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Their faces grow between me and my book:
With colt-like whinny and with hoggish whine
They burst my prayer. Yet this way was left,
And by this way I 'scaped them. Mortify
Your flesh, like me, with scourges and with thorns ;
Smite, shrink not, spare not. If it may be, fast
Whole Lents, and pray. I hardly, with slow steps→
With slow, faint steps, and much exceeding pain-
Have scrambled past those pits of fire, that still
Sing in mine ears. But yield not me the praise:
God only through his bounty hath thought fit,
Among the powers and princes of this world,
To make me an example to mankind,
Which few can reach to. Yet I do not say
But that a time may come-yea, even now,
Now, now, his footsteps smite the threshold stairs
Of life—I say, that time is at the doors
When you may worship me without reproach;
For I will leave my relics in your land,
And you may carve a shrine about my dust,
And burn a fragrant lamp before my bones,
When I am gathered to the glorious saints.

While I spake then, a sting of shrewdest pain
Ran shrivelling through me, and a cloudlike change,
In passing, with a grosser film made thick
These heavy, horny eyes. The end! the end!
Surely the end! What's here? a shape, a shade,
A flash of light. Is that the angel there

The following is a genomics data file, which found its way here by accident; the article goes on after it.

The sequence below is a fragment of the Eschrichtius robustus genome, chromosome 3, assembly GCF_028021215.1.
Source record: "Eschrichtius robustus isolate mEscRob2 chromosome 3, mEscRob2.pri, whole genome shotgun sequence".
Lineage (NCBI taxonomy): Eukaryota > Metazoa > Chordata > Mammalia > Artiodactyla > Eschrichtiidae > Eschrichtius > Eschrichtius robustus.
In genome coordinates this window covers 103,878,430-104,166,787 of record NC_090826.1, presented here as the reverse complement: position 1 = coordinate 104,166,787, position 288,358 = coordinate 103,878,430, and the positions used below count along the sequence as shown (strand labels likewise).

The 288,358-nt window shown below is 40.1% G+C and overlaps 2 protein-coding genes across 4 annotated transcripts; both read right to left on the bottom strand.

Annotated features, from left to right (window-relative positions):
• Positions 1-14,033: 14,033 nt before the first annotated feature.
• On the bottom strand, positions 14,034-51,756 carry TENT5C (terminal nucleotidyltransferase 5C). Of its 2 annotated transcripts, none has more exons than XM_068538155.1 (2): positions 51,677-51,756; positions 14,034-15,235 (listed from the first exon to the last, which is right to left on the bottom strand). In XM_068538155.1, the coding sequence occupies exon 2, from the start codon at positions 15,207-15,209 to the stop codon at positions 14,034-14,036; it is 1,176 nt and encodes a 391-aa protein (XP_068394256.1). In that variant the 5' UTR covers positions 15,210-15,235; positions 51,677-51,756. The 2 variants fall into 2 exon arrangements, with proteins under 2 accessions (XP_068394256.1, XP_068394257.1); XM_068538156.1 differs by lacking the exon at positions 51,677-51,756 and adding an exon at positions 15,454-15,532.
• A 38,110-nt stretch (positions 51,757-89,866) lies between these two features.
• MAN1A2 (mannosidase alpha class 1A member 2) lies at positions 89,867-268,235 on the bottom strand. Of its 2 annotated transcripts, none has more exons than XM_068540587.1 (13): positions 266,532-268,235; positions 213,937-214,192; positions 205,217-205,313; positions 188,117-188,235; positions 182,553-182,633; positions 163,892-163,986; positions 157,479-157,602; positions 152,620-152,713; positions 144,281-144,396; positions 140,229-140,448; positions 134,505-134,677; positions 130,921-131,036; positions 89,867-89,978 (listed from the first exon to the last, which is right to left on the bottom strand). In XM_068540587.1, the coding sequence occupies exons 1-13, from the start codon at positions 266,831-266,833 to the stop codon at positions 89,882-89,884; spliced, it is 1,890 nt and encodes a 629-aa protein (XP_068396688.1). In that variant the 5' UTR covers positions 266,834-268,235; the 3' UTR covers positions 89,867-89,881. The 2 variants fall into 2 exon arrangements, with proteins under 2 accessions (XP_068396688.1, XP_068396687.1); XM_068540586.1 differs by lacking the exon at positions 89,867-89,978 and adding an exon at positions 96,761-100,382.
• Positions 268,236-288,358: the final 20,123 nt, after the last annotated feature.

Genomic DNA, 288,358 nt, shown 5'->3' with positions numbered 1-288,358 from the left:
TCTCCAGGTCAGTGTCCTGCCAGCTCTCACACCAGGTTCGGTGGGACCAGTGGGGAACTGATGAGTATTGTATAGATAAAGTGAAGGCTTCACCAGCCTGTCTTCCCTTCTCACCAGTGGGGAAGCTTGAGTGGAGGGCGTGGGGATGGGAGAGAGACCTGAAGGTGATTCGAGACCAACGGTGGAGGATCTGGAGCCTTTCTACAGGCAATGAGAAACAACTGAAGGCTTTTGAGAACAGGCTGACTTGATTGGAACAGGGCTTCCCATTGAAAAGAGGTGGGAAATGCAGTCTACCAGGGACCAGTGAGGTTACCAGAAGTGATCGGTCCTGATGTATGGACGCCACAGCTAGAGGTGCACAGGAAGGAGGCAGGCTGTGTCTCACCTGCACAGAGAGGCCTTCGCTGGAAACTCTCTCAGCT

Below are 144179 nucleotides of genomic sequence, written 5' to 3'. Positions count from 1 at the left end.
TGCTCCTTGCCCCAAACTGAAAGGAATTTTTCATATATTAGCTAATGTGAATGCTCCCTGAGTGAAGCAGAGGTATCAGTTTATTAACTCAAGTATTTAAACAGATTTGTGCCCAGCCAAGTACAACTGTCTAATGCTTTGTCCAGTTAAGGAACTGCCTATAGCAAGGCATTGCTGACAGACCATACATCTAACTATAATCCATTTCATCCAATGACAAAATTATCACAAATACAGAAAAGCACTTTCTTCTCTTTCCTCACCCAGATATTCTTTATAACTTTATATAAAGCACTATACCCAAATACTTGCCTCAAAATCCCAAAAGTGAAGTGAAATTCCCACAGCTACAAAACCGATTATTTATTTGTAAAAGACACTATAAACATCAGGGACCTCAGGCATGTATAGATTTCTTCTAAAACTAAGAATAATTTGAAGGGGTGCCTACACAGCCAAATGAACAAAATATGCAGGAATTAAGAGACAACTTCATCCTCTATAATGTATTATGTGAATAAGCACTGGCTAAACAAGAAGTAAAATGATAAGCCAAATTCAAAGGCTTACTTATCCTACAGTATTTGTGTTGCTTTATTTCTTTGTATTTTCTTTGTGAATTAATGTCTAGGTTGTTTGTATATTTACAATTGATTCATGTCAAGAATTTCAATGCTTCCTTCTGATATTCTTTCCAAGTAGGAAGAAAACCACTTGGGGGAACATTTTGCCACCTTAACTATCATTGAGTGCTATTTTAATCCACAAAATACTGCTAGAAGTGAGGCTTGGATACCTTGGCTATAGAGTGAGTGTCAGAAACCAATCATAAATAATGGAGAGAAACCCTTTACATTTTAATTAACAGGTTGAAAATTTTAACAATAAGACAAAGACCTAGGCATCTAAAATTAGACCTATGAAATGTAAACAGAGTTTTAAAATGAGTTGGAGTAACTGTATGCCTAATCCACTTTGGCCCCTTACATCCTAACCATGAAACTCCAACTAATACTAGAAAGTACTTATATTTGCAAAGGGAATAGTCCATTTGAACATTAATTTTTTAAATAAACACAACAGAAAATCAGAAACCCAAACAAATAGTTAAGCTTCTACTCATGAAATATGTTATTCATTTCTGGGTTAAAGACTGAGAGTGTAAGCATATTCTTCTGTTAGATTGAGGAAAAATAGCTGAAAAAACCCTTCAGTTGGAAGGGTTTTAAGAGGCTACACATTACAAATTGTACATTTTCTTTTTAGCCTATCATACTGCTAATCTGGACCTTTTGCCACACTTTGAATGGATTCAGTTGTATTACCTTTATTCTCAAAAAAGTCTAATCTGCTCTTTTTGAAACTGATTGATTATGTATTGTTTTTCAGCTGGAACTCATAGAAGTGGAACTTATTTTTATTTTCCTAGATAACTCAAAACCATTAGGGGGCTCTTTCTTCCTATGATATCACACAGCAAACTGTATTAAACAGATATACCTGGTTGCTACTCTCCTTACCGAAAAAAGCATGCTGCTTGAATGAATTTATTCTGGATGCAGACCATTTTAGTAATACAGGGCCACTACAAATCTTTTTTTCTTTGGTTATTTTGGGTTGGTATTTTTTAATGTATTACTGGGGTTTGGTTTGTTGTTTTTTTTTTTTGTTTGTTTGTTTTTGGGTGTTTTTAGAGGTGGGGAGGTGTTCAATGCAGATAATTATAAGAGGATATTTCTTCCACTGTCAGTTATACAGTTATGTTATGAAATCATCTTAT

That holds a crown? Come, blessed brother, come.
I know thy glittering face. I waited long;
My brows are ready. What! deny it now?
Nay, draw, draw, draw nigh. So I clutch it. Christ!
'Tis gone: 'tis here again; the crown! the crown!
So now 'tis fitted on and grows to me,

And from it melt the dews of Paradise,

Sweet! sweet! spikenard, and balm, and frankin


Ah! let me not be fooled, sweet saints: I trust That I am whole, and clean, and meet for Heaven.

Speak, if there be a priest, a man of God,
Among you there, and let him presently
Approach, and lean a ladder on the shaft,
And climbing up into my airy home,
Deliver me the blessed sacrament;
For by the warning of the Holy Ghost,
I prophesy that I shall die to-night,
A quarter before twelve.

But thou, oh Lord,
Aid all this foolish people; let them take
Example, pattern: lead them to thy light.


SLOW sailed the weary mariners, and saw, Betwixt the green brink and the running foam, Sweet faces, rounded arms, and bosoms prest To little harps of gold; and, while they mused, Whispering to each other half in fear,

Shrill music reached them on the middle sea.

Whither away, whither away, whither away? fly

no more.

Whither away from the high green field, and the happy blossoming shore?

Day and night to the billow the fountain calls;
Down shower the gambolling waterfalls

From wandering over the lea:

Out of the live-green heart of the dells

They freshen the silvery-crimson shells,

And thick with white bells the clover-hill swells

High over the full-toned sea :

O hither, come hither, and furl your sails,

Come hither to me and to me!

Hither, come hither, and frolic and play;
Here it is only the mew that wails;

We will sing to you all the day:

Mariner, mariner, furl your sails,

For here are the blissful downs and dales,
And merrily, merrily carol the gales,
And the spangle dances in bight and bay,
And the rainbow forms and flies on the land
Over the islands free;

And the rainbow lives in the curve of the sand;